Mr. West has dedicated himself to explicating John Paul II’s “theology of the body,” which simply stated is this: “Human sexual desire as God created it to be is something profoundly dignified and noble.” [As always, West’s emphasis.]

It’s a noble effort – rescuing human sexuality from the Jansenists. Much of Christopher West’s apostolate involves seminars on TOB, as it’s known, and some of his writing clearly derives from oral presentations. This is not always for the better on the printed page. He quotes James (5:7-8) on patience in the spiritual life and explains:

It’s in this waiting that our desires are stre-e-e-e-e-e-e-e-etched. Oh! It’s painful! Our prayer, our waiting, becomes a lifelong groan.

Or again: “If God is speaking to us through the natural world, then it’s clear that one of his favorite subjects is mating and fertility, coupling and life-givingness.” God has favorite subjects? He prefers those Mr. West has listed rather than, say, calculus or geology? Okay, so I’m joking and West is not, but his zeal to assure us of the goodness of sex relies too much on zest in popularizing, which often serves up empty literary and theological calories. In West’s many citations of pop culture, how many, on their own terms, are truly Christian? 

Mr. West is earnest about the way male and female bodies in union represent Creator and creation, Christ and the Church. Sexual intercourse can be a mystical experience. There is a “code” written into our bodies and our desires, and Christian marriage offers a way to unify those desires with God’s desire for our salvation.

I just wish the word renunciation popped up now and then in Fill These Hearts.

But Fill These Hearts is not a marriage manual, and there are no references to specific sexual actions. There is a fair amount of Biblical exegesis, some of it interesting. But I imagine a couple driving home from one of West’s TOB seminars and, after some hours and miles of silence, turning to one another to say simultaneously: “What exactly are we supposed to do?”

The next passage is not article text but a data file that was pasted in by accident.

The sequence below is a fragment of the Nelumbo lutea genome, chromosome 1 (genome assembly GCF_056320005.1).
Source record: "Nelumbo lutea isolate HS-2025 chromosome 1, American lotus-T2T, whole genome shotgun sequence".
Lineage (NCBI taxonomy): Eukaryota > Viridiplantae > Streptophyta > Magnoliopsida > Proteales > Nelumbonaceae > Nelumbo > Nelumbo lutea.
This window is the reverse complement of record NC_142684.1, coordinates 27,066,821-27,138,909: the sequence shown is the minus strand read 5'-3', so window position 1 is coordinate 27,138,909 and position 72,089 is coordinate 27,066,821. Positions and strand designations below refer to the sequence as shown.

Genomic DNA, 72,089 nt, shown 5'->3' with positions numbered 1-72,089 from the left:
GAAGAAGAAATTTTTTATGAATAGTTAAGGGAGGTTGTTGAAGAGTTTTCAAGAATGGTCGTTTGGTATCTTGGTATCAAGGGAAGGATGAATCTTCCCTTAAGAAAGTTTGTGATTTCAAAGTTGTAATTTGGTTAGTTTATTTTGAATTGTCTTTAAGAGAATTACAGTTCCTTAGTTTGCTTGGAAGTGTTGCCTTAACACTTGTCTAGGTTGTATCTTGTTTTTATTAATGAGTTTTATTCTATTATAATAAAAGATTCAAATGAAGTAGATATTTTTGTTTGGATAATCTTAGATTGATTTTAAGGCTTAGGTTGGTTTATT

One thing really struck me though. Mr. West describes a conversation he and his wife had about why their marriage seems better. He says:

“I think I’ve been realizing  . . . you can’t satisfy me.”

She replies:

“And I’ve been realizing the same thing . . .”

This is Good News manifest: theirs is a marriage that puts Christ at the center.

Still, I have to say that, whereas it’s good to liberate married couples for the fullness of love, there’s the potential here for an undisciplined interpretation of sexuality, which is certainly not what John Paul II intended.

Brad Miner is the Senior Editor of The Catholic Thing and a Senior Fellow of the Faith & Reason Institute. He is a former Literary Editor of National Review. His most recent book, Sons of St. Patrick, written with George J. Marlin, is now on sale. His The Compleat Gentleman is now available in a third, revised edition from Regnery Gateway and is also available in an Audible audio edition (read by Bob Souer). Mr. Miner has served as a board member of Aid to the Church In Need USA and also on the Selective Service System draft board in Westchester County, NY.